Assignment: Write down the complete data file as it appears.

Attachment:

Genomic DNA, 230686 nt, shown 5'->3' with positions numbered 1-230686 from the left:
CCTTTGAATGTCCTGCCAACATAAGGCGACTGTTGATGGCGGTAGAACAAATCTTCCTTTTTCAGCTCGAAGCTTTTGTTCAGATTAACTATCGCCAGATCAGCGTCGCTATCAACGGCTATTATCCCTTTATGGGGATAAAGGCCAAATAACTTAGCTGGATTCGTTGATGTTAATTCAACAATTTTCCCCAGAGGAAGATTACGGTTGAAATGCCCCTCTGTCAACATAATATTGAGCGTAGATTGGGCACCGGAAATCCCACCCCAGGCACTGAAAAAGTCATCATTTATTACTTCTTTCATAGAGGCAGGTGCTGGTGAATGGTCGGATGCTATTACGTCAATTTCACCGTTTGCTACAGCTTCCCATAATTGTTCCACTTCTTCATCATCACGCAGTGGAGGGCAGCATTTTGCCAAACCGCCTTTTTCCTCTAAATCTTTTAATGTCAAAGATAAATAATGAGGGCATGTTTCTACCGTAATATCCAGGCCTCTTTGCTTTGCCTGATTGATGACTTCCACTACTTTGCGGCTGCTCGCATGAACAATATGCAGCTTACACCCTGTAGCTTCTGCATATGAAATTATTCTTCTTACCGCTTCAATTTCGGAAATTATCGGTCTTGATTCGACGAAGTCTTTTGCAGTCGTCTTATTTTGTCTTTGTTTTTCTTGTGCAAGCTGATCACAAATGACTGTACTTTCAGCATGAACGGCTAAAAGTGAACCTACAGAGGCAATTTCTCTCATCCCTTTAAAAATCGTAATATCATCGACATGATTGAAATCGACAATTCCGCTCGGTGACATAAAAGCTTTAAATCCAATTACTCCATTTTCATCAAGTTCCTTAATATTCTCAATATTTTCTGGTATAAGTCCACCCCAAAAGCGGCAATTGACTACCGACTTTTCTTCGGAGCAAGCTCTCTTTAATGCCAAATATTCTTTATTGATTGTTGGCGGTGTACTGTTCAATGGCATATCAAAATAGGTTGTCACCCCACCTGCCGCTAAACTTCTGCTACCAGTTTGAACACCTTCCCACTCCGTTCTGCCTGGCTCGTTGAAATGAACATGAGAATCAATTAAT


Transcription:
Genomic DNA, 230686 nt, shown 5'->3' with positions numbered 1-230686 from the left:
CCTTTGAATGTCCTGCCAACATAAGGCGACTGTTGATGGCGGTAGAACAAATCTTCCTTTTTCAGCTCGAAGCTTTTGTTCAGATTAACTATCGCCAGATCAGCGTCGCTATCAACGGCTATTATCCCTTTATGGGGATAAAGGCCAAATAACTTAGCTGGATTCGTTGATGTTAATTCAACAATTTTCCCCAGAGGAAGATTACGGTTGAAATGCCCCTCTGTCAACATAATATTGAGCGTAGATTGGGCACCGGAAATCCCACCCCAGGCACTGAAAAAGTCATCATTTATTACTTCTTTCATAGAGGCAGGTGCTGGTGAATGGTCGGATGCTATTACGTCAATTTCACCGTTTGCTACAGCTTCCCATAATTGTTCCACTTCTTCATCATCACGCAGTGGAGGGCAGCATTTTGCCAAACCGCCTTTTTCCTCTAAATCTTTTAATGTCAAAGATAAATAATGAGGGCATGTTTCTACCGTAATATCCAGGCCTCTTTGCTTTGCCTGATTGATGACTTCCACTACTTTGCGGCTGCTCGCATGAACAATATGCAGCTTACACCCTGTAGCTTCTGCATATGAAATTATTCTTCTTACCGCTTCAATTTCGGAAATTATCGGTCTTGATTCGACGAAGTCTTTTGCAGTCGTCTTATTTTGTCTTTGTTTTTCTTGTGCAAGCTGATCACAAATGACTGTACTTTCAGCATGAACGGCTAAAAGTGAACCTACAGAGGCAATTTCTCTCATCCCTTTAAAAATCGTAATATCATCGACATGATTGAAATCGACAATTCCGCTCGGTGACATAAAAGCTTTAAATCCAATTACTCCATTTTCATCAAGTTCCTTAATATTCTCAATATTTTCTGGTATAAGTCCACCCCAAAAGCGGCAATTGACTACCGACTTTTCTTCGGAGCAAGCTCTCTTTAATGCCAAATATTCTTTATTGATTGTTGGCGGTGTACTGTTCAATGGCATATCAAAATAGGTTGTCACCCCACCTGCCGCTAAACTTCTGCTACCAGTTTGAACACCTTCCCACTCCGTTCTGCCTGGCTCGTTGAAATGAACATGAGAATCAATTAAT